This sense of openness that comes from being vulnerable creates a safety for others. Fragility or perfection are not associated with vulnerable reasonables. They are constantly in the process of shedding societal messages that promote a false sense of self. Self is not perfect, it has not arrived, and it cannot be bought. Therefore, reasonables take a stance of curiosity, compassion, and an honest desire to understand. Vulnerability invites us to be enough, to shed a sense of superiority or righteousness, and listen intently to what others offer the world.
It is not easy and it is a daily practice of reminding ourselves that we are confidently enough and what we offer should be shared. The most vulnerable are also who history deems the most brave or transformative. In art, Pablo Picasso was remarkably open about his contribution to art, “I could draw like Raphael when I was young, but it has taken me my whole life to learn to draw like a child.” Picasso, born a gifted artist, recognized that his chosen art, Cubism, took hours of practice and did not come easy to him. He also collaborated with other artists to create Cubism and make it a place in art history. Brene Brown says, “vulnerability sounds like truth and feels like courage.” Reasonables ask what their truth is and know where it comes from. They are experts in their own ideas, are courageous to share their ideas and be open to hearing others.
Empathy isn’t about fully relating to someone’s unique circumstances. Empathy is about understanding. To understand is to relate to an element of the situation and consider what those circumstances would feel like. Atticus Finch says it best in To Kill a Mockingbird, “You never really understand a person until you consider things from his point of view … until you climb into his skin and walk around in it.” reasonables don’t think that they could possibly understand every element to a person’s situation, but they do pause to relate and consider how this situation could make one feel.
Unfortunately we have response patterns that diminish the ability to understand. When in a heated discussion, as a de-escalation tactic, people may respond with, “I understand your frustration, but…” there are two glaring problems with this phrase within the context of crucial conversations.
This phrase is taught as a tactic. It will be delivered without thought much like our response to the question, “How are you?” The automation of “fine” as an answer underscores how detrimental using any line, especially one with supposed empathetic language in it, can be. Using taglines as a tactic sets a person up to be automated, more concerned about their next line rather than responding appropriately to what was expressed. In fact, the more the phrase, “I understand,” is repeated, the more it negates actual understanding and builds frustration with others. The conversation becomes misaligned between meaning and action. Donna Flagg writes in her article, When Words and Behaviors Don’t Match, “If our external self has not developed a relationship with our internal self, they will operate independently until we actively begin to familiarize them with one another and integrate.” If the internal self is not activated to self assess, listen, consider, and reign in the external self, then we will continue to give formulaic answers where thoughtful responses belong.”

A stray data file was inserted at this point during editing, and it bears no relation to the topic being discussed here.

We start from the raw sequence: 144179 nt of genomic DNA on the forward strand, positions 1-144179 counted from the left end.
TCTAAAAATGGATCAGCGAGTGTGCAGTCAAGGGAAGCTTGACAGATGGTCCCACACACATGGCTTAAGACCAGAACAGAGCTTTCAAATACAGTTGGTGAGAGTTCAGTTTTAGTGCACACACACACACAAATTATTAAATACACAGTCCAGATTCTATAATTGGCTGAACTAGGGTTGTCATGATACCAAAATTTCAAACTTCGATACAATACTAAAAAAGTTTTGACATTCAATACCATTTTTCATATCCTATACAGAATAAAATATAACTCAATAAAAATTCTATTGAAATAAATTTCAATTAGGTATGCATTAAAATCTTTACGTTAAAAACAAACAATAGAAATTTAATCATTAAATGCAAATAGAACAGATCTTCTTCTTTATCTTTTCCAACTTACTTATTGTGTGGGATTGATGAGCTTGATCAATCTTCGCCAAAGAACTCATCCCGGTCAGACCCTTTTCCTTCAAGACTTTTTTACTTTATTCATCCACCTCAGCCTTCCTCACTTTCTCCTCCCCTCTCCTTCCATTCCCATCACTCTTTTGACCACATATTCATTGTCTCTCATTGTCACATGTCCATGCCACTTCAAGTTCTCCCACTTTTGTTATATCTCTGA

The second problem is with the conjunction “but.” Communications studies have proven that anything said after the word “but” in a sentence negates that which precedes it. “I understand your frustration, but if you would just calm down and listen…” or, “You are clearly upset, but there isn’t anything I can do about it,” or “I see your point but I am wondering about this other perspective.” The result of the words, is not actual understanding or connection, rather a twisting and dismissing the claim or concern. Often “but” represents a dismissal, a discrediting, or a defensive attitude that is counter to the encouragement of reasonable discourse meant to further understanding and empathy.
Empathy and understanding are not synonymous. Understanding does not always encapsulate empathy. To have empathy for another is to recognize all aspects of a person’s situation without projection of one’s own experiences. To empathize is to see the circumstances, recognize the differences of this particular experience, and holistically comprehend how that exact moment must feel for the other person. Understanding is following the logical reasoning and validating that, indeed, you understand the situation, the purpose of the comments, the instructions given.
One of the rawest units I taught was on white privilege. As people started having vulnerable conversations about experiences with bias and racism, a division naturally formed. People of color talked about conversations in which they were asked where they were from, no really where are you from and their answer of Minnesota was disappointing. Another talked about how it feels to explain over and over why he is in a wheelchair. And another talked about being trailed in stores because she is black. Then a caucasian male student said, “But I don’t understand,” and his peer, an Iranian-American Muslim woman said, “It’s okay. How could you possibly understand?”
After class he came to me and said, “I’m white.” as if it was a discovery. He felt guilty, he felt unsettled. I reassured him that he had nothing to feel guilty about and instead to think about what his privilege afforded him. I asked if he ever felt guilty for being tall. He shook his head no. Privilege is like that, it isn’t something you claimed or took from someone, it is something you have. So what will you do with it?